Lee Richardson

Lee Richardson

Canadian politician and businessman
Date of Birth: 31.10.1947
Country: Canada

  1. Biography of Lee Richardson
  2. Political Views

Biography of Lee Richardson

Lee Richardson was born on October 31, 1947, in North Battleford, Saskatchewan. He is a Canadian politician and businessman. Richardson served as the Chief of Staff for Peter Lougheed, the Premier of Alberta, from 1979 to 1983. He then worked as a parliamentary secretary for the Minister of Communications and the Minister of Transport. Richardson played a crucial role in relocating the National Energy Board to Calgary and transferring the Calgary International Airport to local authorities.

Currently, Richardson is an active Member of the Canadian House of Commons, representing the Calgary Centre electoral district. He is a member of the Conservative Party of Canada. Richardson was first elected to Parliament in 1988 as a representative of the now-defunct Progressive Conservative Party. He returned to political activity in 2004, winning the seat previously held by Joe Clark, the leader of the Progressive Conservative Party. Richardson was re-elected in 2006 and 2008.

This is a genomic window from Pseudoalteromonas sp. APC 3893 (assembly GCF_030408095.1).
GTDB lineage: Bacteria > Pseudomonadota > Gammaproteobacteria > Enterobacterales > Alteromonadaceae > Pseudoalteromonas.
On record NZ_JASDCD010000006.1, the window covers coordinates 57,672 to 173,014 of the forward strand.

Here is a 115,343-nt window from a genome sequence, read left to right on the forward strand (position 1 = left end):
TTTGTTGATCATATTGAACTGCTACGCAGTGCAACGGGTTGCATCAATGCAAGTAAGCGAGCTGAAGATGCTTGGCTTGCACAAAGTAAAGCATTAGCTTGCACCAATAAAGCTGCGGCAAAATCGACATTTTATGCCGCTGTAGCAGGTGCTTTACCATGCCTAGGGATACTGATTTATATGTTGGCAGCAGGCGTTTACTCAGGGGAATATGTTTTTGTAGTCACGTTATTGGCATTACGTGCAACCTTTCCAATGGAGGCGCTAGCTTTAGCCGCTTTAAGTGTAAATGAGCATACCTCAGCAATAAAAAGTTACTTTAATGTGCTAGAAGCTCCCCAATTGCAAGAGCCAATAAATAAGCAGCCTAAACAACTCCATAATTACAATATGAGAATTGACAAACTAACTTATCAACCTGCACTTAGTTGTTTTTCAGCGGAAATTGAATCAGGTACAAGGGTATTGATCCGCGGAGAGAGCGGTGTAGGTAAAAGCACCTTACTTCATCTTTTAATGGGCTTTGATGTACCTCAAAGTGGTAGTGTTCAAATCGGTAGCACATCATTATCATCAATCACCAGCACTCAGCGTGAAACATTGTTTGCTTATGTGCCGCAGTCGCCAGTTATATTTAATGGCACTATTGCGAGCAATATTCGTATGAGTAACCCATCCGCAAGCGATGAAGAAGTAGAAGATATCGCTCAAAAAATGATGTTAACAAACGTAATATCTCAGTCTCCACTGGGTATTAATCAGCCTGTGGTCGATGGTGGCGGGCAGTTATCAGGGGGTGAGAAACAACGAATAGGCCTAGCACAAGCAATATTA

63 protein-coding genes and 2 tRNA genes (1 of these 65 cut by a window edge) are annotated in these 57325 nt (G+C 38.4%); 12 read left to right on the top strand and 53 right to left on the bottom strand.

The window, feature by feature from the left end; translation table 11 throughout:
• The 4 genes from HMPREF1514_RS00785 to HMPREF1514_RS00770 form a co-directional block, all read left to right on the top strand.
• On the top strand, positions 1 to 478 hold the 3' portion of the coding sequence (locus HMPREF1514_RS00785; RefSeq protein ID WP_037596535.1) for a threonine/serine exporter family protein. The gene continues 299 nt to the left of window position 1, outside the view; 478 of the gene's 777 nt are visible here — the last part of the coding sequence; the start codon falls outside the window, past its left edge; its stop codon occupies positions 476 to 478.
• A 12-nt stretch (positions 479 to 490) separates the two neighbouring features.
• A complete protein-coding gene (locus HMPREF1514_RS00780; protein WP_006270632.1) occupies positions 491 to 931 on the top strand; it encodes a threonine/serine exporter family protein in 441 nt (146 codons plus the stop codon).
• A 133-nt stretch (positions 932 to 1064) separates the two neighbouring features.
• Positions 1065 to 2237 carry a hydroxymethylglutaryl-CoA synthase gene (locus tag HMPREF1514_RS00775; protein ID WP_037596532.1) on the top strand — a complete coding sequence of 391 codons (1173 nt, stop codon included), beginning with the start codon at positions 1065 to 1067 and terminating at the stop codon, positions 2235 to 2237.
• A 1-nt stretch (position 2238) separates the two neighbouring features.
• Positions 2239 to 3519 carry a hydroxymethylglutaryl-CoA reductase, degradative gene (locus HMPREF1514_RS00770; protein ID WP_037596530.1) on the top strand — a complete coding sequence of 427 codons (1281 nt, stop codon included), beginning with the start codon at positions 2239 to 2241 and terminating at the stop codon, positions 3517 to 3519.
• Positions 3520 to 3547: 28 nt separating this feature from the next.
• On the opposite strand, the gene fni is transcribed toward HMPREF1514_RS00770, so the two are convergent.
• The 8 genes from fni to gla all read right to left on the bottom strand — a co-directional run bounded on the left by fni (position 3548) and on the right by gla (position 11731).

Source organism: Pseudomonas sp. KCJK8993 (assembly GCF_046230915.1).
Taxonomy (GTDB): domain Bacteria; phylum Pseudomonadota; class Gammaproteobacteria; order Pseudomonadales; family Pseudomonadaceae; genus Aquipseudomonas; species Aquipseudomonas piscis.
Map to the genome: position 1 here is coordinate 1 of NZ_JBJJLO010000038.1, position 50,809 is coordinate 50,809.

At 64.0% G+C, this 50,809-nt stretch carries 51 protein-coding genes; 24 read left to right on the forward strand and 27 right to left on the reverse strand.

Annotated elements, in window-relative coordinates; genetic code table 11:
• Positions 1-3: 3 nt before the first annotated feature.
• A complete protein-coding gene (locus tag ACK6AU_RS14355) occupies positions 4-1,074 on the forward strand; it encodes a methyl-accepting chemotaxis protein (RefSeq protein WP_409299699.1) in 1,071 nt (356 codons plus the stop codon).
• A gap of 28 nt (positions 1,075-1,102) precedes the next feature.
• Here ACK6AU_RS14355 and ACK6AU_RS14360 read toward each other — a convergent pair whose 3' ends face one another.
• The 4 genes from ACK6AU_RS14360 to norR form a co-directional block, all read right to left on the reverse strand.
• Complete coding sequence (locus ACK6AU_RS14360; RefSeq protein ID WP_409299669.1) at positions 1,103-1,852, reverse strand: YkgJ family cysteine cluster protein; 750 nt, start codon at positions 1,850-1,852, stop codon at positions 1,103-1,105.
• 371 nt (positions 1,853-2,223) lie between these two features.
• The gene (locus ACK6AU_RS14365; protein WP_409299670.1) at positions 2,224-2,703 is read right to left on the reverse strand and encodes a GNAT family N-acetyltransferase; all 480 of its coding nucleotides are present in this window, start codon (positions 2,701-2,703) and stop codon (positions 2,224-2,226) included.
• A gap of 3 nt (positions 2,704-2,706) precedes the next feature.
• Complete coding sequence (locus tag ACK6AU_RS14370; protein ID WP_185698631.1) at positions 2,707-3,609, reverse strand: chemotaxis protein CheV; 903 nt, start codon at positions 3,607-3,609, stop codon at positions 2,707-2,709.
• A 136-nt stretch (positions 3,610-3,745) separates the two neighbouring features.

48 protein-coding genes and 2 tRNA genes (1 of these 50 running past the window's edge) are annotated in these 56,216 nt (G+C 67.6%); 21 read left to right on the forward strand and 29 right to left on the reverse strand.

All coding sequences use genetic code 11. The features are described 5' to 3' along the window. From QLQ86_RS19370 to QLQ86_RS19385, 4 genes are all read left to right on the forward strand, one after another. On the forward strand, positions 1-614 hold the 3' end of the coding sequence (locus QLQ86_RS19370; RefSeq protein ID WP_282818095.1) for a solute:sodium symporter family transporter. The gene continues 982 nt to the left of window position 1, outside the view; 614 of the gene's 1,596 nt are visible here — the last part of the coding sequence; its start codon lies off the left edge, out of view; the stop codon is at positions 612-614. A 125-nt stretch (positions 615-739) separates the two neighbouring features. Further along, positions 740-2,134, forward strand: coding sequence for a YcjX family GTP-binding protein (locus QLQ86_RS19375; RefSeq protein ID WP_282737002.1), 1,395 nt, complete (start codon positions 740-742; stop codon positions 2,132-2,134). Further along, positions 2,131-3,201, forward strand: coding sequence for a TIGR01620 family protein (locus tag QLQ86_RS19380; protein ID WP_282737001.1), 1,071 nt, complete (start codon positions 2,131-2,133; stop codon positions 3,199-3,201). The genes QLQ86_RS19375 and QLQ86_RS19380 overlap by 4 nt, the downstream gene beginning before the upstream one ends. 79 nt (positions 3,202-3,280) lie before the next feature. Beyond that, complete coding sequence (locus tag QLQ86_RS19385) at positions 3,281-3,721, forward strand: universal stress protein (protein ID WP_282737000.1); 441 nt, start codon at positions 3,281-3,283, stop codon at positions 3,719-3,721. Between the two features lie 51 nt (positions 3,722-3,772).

During the last parliamentary session, Richardson served as the Chair of the House of Commons Standing Committee on International Trade. Aside from his political career, Richardson is the President of Lee Richardson Financial Corporation and the Chairman of the Board of Directors of STI Streetlight Intelligence. He also served as a director of the 1988 Winter Olympics held in Calgary and is involved in the Southminster United Church Council.

Richardson has been recognized for his contributions to his community. He received the Queen Elizabeth Medal in 1977 and the Canada Medal in 1992. In 2005, he was awarded the Alberta Centennial Medal. Richardson is a widower and has three adult children. He is currently in a relationship with Krista Erickson, a reporter at CBC.

Political Views

Richardson is known for his outspoken statements regarding immigrants from third-world countries, whom he believes are the main cause of increased crime in Calgary.